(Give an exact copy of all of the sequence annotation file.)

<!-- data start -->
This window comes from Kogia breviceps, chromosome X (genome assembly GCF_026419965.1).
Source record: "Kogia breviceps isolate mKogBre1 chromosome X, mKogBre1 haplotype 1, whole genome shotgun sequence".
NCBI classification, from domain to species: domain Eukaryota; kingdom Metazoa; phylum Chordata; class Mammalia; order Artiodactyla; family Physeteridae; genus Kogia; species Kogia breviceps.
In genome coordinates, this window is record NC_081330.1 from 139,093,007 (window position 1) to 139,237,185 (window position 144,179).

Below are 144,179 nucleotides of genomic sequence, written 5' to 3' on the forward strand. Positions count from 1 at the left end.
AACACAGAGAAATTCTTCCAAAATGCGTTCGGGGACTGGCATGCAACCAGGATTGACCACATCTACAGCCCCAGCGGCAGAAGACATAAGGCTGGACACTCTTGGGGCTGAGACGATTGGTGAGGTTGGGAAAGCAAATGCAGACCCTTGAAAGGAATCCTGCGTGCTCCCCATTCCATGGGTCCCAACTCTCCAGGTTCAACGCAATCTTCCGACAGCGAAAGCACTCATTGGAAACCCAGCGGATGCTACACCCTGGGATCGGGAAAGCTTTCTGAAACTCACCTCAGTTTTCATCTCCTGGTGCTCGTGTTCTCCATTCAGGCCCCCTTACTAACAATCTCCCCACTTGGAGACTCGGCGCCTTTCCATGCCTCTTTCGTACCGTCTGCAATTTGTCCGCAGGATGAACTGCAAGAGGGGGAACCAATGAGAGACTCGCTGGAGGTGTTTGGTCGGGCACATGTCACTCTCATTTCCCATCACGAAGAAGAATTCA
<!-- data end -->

This window comes from Kogia breviceps, chromosome X (genome assembly GCF_026419965.1).
Source record: "Kogia breviceps isolate mKogBre1 chromosome X, mKogBre1 haplotype 1, whole genome shotgun sequence".
NCBI classification, from domain to species: domain Eukaryota; kingdom Metazoa; phylum Chordata; class Mammalia; order Artiodactyla; family Physeteridae; genus Kogia; species Kogia breviceps.
In genome coordinates, this window is record NC_081330.1 from 139,093,007 (window position 1) to 139,237,185 (window position 144,179).

Below are 144,179 nucleotides of genomic sequence, written 5' to 3' on the forward strand. Positions count from 1 at the left end.
AACACAGAGAAATTCTTCCAAAATGCGTTCGGGGACTGGCATGCAACCAGGATTGACCACATCTACAGCCCCAGCGGCAGAAGACATAAGGCTGGACACTCTTGGGGCTGAGACGATTGGTGAGGTTGGGAAAGCAAATGCAGACCCTTGAAAGGAATCCTGCGTGCTCCCCATTCCATGGGTCCCAACTCTCCAGGTTCAACGCAATCTTCCGACAGCGAAAGCACTCATTGGAAACCCAGCGGATGCTACACCCTGGGATCGGGAAAGCTTTCTGAAACTCACCTCAGTTTTCATCTCCTGGTGCTCGTGTTCTCCATTCAGGCCCCCTTACTAACAATCTCCCCACTTGGAGACTCGGCGCCTTTCCATGCCTCTTTCGTACCGTCTGCAATTTGTCCGCAGGATGAACTGCAAGAGGGGGAACCAATGAGAGACTCGCTGGAGGTGTTTGGTCGGGCACATGTCACTCTCATTTCCCATCACGAAGAAGAATTCA